For the first week back writing blogs I have decided to go with hypothesis testing, a nice topic to get back into the swing of things. So, for this blog I’ll define what hypothesis testing is, then talk about the steps giving examples as I go.
What is a hypothesis test? Well basically a hypothesis test is a method used in statistics whereby data is collected from a sample to evaluate a hypothesis about a population. Obviously we can not sensibly test an entire population (well not usually) and so we have to use samples which can bring issues with them.
Four Step Procedure
There are four main steps in the hypothesis testing procedure and I will briefly mention all here. One thing we must remember when hypothesis testing is that, statistically, we test the null hypothesis not the experimental hypothesis.
To demonstrate the hypothesis testing procedure I’m going to use Loftus and Palmer’s (1974) study of eyewitness testimony. For anyone who isn’t sure what this study did I’ll briefly describe it…
Participants were assigned to different conditions and all viewed a slideshow of a head on collision between two cars. They were then asked questions such as “how fast were the two cars going when they hit?” In some conditions the verb “hit” was replaced by “smashed”, “collided”, “bumped” or “contacted”. (The findings are displayed below.) For more information on Loftus and Palmers (1974) study have a look at this http://www.simplypsychology.org/loftus-palmer.html it goes into a lot more detail than I will here.
- Firstly, we need to state our hypothesis about the intended population. So using the Loftus and Palmer example; it was hypothesized that: the language used when questioning eyewitnesses can alter memory (with the null hypothesis being that: the language used when questioning eyewitnesses will have no effect on memory).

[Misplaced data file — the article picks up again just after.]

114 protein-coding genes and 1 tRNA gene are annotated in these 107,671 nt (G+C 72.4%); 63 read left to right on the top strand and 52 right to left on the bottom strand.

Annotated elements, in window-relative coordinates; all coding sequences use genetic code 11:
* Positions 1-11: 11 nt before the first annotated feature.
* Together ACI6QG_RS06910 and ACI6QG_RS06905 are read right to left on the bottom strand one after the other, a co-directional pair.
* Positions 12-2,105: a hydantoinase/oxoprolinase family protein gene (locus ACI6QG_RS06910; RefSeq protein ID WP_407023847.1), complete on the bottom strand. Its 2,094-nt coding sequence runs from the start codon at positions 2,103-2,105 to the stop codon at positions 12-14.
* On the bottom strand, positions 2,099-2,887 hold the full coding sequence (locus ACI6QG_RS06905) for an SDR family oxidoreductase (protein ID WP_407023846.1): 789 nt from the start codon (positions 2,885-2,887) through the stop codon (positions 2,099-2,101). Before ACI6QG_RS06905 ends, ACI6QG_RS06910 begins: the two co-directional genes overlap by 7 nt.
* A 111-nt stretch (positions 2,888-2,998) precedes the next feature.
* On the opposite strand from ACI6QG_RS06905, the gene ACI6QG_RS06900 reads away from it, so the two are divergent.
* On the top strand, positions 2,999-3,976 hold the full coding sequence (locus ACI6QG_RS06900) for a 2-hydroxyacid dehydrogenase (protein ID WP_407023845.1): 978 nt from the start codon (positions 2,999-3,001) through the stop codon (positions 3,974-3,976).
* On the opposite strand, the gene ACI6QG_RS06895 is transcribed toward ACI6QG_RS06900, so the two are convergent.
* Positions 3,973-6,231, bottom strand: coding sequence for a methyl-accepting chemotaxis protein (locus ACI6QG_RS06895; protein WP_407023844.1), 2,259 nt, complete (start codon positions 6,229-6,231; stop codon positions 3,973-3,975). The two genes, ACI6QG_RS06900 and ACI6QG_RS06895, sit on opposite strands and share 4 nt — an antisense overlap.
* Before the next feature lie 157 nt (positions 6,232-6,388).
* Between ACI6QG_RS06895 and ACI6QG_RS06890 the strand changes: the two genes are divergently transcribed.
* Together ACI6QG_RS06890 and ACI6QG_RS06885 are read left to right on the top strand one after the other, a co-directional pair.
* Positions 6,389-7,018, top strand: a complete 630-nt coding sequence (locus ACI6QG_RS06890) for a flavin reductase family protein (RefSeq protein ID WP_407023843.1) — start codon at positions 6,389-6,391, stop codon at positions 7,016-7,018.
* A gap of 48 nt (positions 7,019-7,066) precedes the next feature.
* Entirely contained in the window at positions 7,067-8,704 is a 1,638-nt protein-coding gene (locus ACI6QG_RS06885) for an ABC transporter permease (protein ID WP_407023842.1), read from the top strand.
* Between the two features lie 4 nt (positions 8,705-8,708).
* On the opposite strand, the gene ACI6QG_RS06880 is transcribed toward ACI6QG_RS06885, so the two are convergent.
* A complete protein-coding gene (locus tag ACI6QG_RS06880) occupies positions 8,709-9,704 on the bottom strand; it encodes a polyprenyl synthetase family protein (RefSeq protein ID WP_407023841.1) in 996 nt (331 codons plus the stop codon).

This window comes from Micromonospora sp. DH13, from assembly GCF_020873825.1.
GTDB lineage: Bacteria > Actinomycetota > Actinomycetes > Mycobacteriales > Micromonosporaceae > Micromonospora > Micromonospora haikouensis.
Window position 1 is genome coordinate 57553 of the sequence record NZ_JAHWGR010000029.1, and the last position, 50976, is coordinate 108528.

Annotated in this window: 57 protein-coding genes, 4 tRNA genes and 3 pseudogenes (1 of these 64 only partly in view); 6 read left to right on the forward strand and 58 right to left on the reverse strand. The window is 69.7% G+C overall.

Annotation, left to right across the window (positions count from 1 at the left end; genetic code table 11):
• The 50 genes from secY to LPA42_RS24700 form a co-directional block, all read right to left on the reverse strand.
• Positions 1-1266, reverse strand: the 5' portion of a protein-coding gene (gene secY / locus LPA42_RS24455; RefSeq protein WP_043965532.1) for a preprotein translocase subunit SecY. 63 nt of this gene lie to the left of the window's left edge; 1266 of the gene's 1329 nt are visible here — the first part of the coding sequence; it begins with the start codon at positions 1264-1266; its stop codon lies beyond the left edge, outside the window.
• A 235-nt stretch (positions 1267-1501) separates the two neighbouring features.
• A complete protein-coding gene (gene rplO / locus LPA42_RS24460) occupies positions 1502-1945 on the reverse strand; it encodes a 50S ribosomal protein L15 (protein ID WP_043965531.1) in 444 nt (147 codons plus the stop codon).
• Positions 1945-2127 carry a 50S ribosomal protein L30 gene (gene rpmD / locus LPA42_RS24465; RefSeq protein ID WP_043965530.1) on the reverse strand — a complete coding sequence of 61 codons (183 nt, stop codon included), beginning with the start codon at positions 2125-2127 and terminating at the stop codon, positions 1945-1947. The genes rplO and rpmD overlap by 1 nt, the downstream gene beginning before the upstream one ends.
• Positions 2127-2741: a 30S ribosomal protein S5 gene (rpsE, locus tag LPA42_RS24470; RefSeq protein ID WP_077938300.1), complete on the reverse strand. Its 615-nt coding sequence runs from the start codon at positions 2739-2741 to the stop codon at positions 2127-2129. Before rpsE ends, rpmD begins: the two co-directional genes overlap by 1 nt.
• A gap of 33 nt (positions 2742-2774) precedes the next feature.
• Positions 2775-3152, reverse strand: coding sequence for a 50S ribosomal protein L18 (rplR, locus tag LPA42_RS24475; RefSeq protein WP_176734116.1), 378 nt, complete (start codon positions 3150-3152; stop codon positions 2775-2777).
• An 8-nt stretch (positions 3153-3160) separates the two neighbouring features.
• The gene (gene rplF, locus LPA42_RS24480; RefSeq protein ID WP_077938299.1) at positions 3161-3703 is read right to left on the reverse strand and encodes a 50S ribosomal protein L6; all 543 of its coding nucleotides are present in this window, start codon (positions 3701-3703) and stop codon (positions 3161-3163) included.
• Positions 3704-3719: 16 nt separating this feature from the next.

- We must then use our hypothesis to make predictions about a sample, such as its particular characteristics. So if our hypothesis is that the language used when questioning eyewitnesses can alter memory we are suggesting that the memory of people in the general population will be affected by the language used in eyewitness testimony and therefore we should see that in our sample. REMEMBER: our sample should be similar but may not be exactly the same as the greater population.
- Next we need to select our sample. To do this we should aim to sample individuals randomly from the population. We should use as random a sample as possible to try and avoid biases in participants (e.g. we don’t want to end up with a sample full of individuals who are very similar as this may not reflect the general population). Loftus and Palmer used a sample of n=45 American students, who were more of an opportunity sample than a random sample and this may therefore affect the generalisability of the results. It is not always possible to use a random sample and so we must be aware of that when testing a hypothesis as different samples have different limitations.
- And finally we compare the data we have collected from our sample with our hypothesis. If we find that our data are consistent with the predictions made by our hypothesis then we can assume that our hypothesis is good and we should reject the null hypothesis. However if we find that our data are inconsistent with the hypothesis then we must conclude that our hypothesis is not correct and we will fail to reject the null hypothesis. Loftus and Palmer found that the speed judged by participants increased significantly from approximately 32mph when the verb “contacted” was used compared to approximately 41mph when it was replaced by “smashed”. As their results were significant we can confidently reject the null hypothesis. (This link shows a graph that represents the results from the study: http://www.simplypsychology.org/loftus-results.jpg)
Next week I will carry on with the general theme of hypothesis testing and go into more detail about samples and the various strengths and weaknesses of different samples and methods used for testing a hypothesis.